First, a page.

The third of Doug Casey’s examination of the Roman and the American empires. From Doug Casey at internationalman.com:
Wars made Rome. Wars expanded the country’s borders and brought it wealth, but they also sowed the seeds of its destruction, especially the three big wars against Carthage, 264-146 BCE.
Rome began as a republic of yeoman farmers, each with his own plot of land. You had to be a landowner to join the Roman army; it was a great honor, and it wouldn’t take the riffraff. When the Republic was threatened—and wars were constant and uninterrupted from the beginning—a legionary might be gone for five, ten, or more years. His wife and children back on the farm might have to borrow money to keep things going and then perhaps default, so soldiers’ farms would go back to bush or get taken over by creditors. And, if he survived the wars, an ex-legionary might be hard to keep down on the farm after years of looting, plundering, and enslaving the enemy. On top of that, tidal waves of slaves became available to work freshly confiscated properties. So, like America, Rome became more urban and less agrarian. Like America, there were fewer family farmers but more industrial-scale latifundia.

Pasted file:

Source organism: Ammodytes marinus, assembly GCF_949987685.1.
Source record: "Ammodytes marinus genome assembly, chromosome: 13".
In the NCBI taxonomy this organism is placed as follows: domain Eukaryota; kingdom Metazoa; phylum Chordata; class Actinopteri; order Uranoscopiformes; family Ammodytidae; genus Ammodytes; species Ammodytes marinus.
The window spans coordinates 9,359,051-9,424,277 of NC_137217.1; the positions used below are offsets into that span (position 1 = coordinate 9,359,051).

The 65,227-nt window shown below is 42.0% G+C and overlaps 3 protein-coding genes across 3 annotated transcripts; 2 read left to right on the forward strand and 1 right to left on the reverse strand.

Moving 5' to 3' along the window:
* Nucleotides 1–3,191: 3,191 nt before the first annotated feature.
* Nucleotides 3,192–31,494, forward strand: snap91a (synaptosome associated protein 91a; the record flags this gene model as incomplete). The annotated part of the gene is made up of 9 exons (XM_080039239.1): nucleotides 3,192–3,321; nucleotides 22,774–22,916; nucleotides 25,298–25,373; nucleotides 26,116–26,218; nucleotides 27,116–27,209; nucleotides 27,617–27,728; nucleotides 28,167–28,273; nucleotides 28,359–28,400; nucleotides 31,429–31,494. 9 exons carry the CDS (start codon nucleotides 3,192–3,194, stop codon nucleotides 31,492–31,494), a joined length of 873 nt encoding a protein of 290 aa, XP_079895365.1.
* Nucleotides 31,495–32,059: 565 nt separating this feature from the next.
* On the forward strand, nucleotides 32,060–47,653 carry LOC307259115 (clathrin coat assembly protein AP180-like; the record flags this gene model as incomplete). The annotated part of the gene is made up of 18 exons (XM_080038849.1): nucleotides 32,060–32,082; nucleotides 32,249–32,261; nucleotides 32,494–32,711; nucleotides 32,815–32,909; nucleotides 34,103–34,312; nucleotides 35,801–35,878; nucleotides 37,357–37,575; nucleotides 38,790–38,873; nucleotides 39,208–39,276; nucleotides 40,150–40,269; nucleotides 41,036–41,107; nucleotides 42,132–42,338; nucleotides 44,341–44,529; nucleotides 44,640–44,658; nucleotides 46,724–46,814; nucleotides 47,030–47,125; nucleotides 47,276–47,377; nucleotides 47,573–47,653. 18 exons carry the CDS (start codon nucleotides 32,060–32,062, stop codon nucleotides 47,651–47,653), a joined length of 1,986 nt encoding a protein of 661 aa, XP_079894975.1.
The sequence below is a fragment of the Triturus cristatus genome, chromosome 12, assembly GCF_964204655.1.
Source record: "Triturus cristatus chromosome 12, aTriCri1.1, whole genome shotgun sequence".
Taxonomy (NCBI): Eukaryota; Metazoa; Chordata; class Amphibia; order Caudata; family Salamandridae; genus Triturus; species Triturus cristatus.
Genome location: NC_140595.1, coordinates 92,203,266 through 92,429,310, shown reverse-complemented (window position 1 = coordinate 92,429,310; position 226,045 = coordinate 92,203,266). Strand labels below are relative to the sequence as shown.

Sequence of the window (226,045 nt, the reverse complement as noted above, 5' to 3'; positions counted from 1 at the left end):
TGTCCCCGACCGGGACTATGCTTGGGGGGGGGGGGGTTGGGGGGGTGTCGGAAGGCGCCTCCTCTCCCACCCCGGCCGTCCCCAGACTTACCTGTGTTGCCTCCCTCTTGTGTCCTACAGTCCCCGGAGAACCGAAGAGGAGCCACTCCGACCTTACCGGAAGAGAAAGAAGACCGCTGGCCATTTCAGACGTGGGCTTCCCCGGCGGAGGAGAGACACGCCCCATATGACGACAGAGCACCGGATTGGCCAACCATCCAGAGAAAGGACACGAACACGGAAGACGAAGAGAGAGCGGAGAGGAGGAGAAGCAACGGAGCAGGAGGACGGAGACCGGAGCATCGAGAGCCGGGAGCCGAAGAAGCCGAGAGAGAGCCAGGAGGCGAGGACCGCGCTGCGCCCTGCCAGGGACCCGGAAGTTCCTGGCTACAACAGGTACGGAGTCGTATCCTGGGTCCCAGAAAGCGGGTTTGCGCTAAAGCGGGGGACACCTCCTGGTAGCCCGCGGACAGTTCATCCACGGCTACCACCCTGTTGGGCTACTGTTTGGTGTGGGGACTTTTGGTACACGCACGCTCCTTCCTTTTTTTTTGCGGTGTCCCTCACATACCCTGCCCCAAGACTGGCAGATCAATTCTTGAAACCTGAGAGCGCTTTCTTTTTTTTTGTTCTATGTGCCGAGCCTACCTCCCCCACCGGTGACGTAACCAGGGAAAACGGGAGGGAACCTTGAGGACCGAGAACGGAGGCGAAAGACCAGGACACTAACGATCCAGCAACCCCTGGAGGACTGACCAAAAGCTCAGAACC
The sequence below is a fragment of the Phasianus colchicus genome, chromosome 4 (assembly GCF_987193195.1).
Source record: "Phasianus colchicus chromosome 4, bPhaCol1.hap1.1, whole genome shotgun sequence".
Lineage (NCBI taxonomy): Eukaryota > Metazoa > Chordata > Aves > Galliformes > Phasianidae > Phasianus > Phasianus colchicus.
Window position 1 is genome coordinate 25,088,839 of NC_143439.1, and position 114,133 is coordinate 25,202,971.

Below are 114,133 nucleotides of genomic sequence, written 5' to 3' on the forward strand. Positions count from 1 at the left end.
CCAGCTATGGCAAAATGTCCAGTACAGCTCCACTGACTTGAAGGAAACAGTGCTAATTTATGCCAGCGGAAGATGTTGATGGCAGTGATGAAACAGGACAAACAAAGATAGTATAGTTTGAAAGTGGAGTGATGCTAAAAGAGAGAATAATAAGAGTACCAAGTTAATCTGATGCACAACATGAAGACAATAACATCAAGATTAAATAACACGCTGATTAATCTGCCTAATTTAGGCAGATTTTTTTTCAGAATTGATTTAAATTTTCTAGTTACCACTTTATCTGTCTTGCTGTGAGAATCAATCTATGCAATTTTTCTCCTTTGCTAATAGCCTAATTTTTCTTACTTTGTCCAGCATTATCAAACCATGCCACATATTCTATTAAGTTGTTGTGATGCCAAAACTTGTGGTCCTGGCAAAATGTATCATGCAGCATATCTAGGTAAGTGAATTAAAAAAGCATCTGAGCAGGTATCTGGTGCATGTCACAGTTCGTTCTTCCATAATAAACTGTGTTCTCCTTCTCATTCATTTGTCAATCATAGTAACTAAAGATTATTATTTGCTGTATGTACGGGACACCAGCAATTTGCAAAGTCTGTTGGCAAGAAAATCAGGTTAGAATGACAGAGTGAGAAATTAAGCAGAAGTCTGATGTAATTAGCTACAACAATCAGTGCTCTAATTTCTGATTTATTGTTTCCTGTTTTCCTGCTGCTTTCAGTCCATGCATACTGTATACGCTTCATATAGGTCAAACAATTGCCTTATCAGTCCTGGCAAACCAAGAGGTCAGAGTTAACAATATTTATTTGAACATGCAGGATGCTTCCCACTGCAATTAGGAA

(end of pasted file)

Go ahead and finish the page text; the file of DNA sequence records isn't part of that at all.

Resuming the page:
War turned the whole Mediterranean into a Roman lake. With the Punic wars, Spain and North Africa became provinces. Pompey the Great (106-48 BCE) conquered the Near East. Julius Caesar (100-44 BCE) conquered Gaul 20 years later. Then Augustus took Egypt.